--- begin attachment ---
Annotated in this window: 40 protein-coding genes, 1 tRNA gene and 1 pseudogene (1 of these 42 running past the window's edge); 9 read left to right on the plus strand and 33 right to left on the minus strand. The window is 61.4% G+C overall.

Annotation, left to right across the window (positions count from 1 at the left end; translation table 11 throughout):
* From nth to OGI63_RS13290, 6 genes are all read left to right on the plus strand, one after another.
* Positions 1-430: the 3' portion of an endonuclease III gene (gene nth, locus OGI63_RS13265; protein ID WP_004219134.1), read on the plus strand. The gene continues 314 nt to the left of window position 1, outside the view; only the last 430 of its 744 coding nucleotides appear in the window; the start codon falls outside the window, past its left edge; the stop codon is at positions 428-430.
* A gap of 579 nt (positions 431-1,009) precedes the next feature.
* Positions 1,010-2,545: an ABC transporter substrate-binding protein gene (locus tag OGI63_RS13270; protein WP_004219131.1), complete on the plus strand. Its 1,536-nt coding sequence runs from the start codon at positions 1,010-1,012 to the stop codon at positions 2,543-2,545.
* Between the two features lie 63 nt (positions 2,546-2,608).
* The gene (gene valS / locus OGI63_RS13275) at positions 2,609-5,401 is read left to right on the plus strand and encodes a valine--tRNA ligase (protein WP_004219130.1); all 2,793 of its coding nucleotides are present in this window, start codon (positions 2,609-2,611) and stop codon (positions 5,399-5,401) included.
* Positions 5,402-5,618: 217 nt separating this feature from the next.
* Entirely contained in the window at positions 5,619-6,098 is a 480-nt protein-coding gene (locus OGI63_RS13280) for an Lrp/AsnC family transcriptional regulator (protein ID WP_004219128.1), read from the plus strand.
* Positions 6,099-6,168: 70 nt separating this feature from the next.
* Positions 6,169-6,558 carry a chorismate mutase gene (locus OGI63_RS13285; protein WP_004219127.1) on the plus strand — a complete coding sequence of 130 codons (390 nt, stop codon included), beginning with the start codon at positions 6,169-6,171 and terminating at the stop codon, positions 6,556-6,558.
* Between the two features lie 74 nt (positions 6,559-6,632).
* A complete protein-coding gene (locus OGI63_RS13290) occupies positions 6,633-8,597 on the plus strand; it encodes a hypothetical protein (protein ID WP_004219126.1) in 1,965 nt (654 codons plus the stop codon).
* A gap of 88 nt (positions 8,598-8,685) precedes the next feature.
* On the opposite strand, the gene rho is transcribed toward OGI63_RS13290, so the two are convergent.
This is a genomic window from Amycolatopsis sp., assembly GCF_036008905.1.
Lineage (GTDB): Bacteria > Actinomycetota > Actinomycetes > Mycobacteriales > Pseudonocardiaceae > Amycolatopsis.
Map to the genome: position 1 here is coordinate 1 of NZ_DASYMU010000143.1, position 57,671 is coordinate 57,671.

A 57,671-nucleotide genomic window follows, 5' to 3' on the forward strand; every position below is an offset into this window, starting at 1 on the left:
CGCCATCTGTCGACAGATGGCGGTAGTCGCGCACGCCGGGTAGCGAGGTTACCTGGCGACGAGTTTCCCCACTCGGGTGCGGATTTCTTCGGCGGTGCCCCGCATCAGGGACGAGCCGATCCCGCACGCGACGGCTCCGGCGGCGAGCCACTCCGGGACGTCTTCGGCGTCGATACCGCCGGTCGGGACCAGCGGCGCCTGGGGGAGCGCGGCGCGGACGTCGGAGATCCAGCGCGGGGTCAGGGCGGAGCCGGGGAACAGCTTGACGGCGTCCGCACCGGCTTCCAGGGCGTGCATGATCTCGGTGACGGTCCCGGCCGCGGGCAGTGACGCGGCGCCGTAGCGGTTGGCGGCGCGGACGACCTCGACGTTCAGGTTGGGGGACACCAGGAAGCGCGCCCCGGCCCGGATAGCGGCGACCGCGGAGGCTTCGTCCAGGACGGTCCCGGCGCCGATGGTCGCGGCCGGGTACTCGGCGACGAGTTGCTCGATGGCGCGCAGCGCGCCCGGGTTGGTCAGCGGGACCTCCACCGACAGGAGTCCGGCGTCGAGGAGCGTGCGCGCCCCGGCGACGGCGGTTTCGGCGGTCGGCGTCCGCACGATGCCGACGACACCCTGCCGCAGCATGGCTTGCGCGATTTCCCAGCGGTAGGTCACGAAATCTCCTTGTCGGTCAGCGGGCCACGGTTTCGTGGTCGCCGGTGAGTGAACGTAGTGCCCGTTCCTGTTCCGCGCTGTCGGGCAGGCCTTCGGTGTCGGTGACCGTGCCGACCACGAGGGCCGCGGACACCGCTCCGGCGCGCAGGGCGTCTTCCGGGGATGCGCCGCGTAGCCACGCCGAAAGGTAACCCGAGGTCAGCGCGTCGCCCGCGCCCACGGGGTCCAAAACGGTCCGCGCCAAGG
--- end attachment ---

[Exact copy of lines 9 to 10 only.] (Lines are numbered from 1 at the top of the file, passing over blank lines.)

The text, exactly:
* Positions 5,402-5,618: 217 nt separating this feature from the next.
* Entirely contained in the window at positions 5,619-6,098 is a 480-nt protein-coding gene (locus OGI63_RS13280) for an Lrp/AsnC family transcriptional regulator (protein ID WP_004219128.1), read from the plus strand.